[wp-hackers] Security Releases Proposal

Peter Westwood peter.westwood at ftwr.co.uk
Mon Jun 11 20:59:07 GMT 2007

Hash: SHA1

Alex Günsche wrote:
> On Mon, 2007-06-11 at 11:40 -0700, Lloyd Budd wrote:
>> For example, step in my time machine:
>> 2.1.4 would have been released if new severe security issues, instead
>> of focusing that we were really close to releasing 2.2 and that it
>> addressed the issue.
>> 2.2 released
>> 2.1.n released if any new severe security issue
>> 2.2.1 released
>> 2.1.n released if any new severe security issue, waiting on feedback
>> regarding 2.2.1 then retire 2.1 branch.
> I absolutely agree! Security fixes must be installed quickly, and admins
> must be sure that there are (almost) no functional changes beyond what
> the fix does. Feature upgrades may need the right time for deployment,
> and if a security fix comes only with a major feature upgrade, people
> tend to resign from upgrading. So I also think that it is crucial to
> distinguish between security releases and feature upgrades.

I am not quite convinced that this is the right way to go about it.

At present we have a security only supported version (v2.0.x) and if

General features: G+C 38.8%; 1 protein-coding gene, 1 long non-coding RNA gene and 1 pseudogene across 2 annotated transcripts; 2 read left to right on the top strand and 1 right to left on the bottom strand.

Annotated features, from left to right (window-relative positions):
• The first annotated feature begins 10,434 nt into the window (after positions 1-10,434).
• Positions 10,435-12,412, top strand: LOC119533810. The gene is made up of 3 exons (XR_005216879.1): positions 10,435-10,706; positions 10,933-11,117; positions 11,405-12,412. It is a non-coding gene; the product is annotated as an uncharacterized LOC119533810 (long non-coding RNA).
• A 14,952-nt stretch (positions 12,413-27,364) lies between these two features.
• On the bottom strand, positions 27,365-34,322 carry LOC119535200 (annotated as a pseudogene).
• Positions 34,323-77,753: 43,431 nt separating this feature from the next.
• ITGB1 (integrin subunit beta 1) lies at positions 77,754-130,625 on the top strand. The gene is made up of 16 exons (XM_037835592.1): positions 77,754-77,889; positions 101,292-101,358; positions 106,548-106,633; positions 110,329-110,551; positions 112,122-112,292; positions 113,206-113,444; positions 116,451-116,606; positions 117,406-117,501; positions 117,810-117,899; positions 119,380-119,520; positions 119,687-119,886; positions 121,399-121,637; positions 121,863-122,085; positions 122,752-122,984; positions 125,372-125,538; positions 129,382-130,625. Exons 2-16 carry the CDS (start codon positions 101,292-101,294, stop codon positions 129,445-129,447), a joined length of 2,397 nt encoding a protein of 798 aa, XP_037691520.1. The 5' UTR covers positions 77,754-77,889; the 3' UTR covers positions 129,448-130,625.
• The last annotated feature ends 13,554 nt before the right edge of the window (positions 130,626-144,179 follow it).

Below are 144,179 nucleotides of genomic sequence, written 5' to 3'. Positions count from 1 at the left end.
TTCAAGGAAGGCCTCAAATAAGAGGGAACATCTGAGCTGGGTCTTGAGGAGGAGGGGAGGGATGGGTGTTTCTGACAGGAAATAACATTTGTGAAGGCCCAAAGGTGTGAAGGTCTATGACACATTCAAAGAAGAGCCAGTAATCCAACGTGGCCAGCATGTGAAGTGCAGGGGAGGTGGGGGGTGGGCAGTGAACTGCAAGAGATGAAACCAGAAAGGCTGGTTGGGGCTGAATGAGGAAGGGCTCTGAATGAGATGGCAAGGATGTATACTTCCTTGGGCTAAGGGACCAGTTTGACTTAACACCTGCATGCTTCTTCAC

security above features is your bag then this is what you should run.

However, we should always release a security update to the current
version if an issue exists even if the next feature release is to be
within the next couple of days.

To summaries:

On Day x current version is 2.2.7 and exploit y is published then we
should asap release 2.2.8 with a fix.

However if the current version is 2.3 then the security fix should go
into 2.3.1 - and probably any other non-security fixes that have already
been made but have not had sufficient testing should be kept until 2.3.2

In general in order for an efficient development process you need to
ensure that you are supporting the minimum number of code sets.

What we really need is a clear concise security response policy, that
defines the process under which issues are handled from notification
through to release (preferably with a quick but achievable timeline).

We should always be able to respond to security issue(s) with a new
point release of the currently supported version which just fix the
issue(s) - this makes it very safe for people to upgrade.

- --
Peter Westwood
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Comment: Using GnuPG with Mozilla - http://enigmail.mozdev.org


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